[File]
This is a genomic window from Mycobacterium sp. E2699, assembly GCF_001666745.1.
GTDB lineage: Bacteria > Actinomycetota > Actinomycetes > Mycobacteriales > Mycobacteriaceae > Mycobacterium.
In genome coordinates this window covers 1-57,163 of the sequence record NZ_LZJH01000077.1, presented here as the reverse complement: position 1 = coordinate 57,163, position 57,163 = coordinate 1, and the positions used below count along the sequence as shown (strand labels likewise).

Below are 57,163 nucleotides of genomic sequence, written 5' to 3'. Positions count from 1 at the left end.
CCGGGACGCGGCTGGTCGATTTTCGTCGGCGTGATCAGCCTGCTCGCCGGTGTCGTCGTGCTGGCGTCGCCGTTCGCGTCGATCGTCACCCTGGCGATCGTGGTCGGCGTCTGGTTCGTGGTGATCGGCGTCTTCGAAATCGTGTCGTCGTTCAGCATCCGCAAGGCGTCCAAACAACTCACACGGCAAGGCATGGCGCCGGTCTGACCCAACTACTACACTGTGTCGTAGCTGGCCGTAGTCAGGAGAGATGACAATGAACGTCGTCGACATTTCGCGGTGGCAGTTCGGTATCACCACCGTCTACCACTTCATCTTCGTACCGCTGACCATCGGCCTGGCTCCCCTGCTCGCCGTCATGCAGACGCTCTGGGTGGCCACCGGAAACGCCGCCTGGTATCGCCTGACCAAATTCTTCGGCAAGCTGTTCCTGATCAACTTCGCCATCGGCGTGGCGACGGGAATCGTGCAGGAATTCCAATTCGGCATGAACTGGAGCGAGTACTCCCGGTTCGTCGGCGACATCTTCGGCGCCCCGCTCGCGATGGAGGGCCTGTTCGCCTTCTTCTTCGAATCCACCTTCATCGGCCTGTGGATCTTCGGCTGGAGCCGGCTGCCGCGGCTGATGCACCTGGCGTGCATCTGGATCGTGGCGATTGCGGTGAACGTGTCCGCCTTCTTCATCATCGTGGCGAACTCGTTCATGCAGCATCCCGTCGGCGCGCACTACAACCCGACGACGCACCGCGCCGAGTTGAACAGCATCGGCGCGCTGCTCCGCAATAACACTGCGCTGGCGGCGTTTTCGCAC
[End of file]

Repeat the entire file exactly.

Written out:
This is a genomic window from Mycobacterium sp. E2699, assembly GCF_001666745.1.
GTDB lineage: Bacteria > Actinomycetota > Actinomycetes > Mycobacteriales > Mycobacteriaceae > Mycobacterium.
In genome coordinates this window covers 1-57,163 of the sequence record NZ_LZJH01000077.1, presented here as the reverse complement: position 1 = coordinate 57,163, position 57,163 = coordinate 1, and the positions used below count along the sequence as shown (strand labels likewise).

Below are 57,163 nucleotides of genomic sequence, written 5' to 3'. Positions count from 1 at the left end.
CCGGGACGCGGCTGGTCGATTTTCGTCGGCGTGATCAGCCTGCTCGCCGGTGTCGTCGTGCTGGCGTCGCCGTTCGCGTCGATCGTCACCCTGGCGATCGTGGTCGGCGTCTGGTTCGTGGTGATCGGCGTCTTCGAAATCGTGTCGTCGTTCAGCATCCGCAAGGCGTCCAAACAACTCACACGGCAAGGCATGGCGCCGGTCTGACCCAACTACTACACTGTGTCGTAGCTGGCCGTAGTCAGGAGAGATGACAATGAACGTCGTCGACATTTCGCGGTGGCAGTTCGGTATCACCACCGTCTACCACTTCATCTTCGTACCGCTGACCATCGGCCTGGCTCCCCTGCTCGCCGTCATGCAGACGCTCTGGGTGGCCACCGGAAACGCCGCCTGGTATCGCCTGACCAAATTCTTCGGCAAGCTGTTCCTGATCAACTTCGCCATCGGCGTGGCGACGGGAATCGTGCAGGAATTCCAATTCGGCATGAACTGGAGCGAGTACTCCCGGTTCGTCGGCGACATCTTCGGCGCCCCGCTCGCGATGGAGGGCCTGTTCGCCTTCTTCTTCGAATCCACCTTCATCGGCCTGTGGATCTTCGGCTGGAGCCGGCTGCCGCGGCTGATGCACCTGGCGTGCATCTGGATCGTGGCGATTGCGGTGAACGTGTCCGCCTTCTTCATCATCGTGGCGAACTCGTTCATGCAGCATCCCGTCGGCGCGCACTACAACCCGACGACGCACCGCGCCGAGTTGAACAGCATCGGCGCGCTGCTCCGCAATAACACTGCGCTGGCGGCGTTTTCGCAC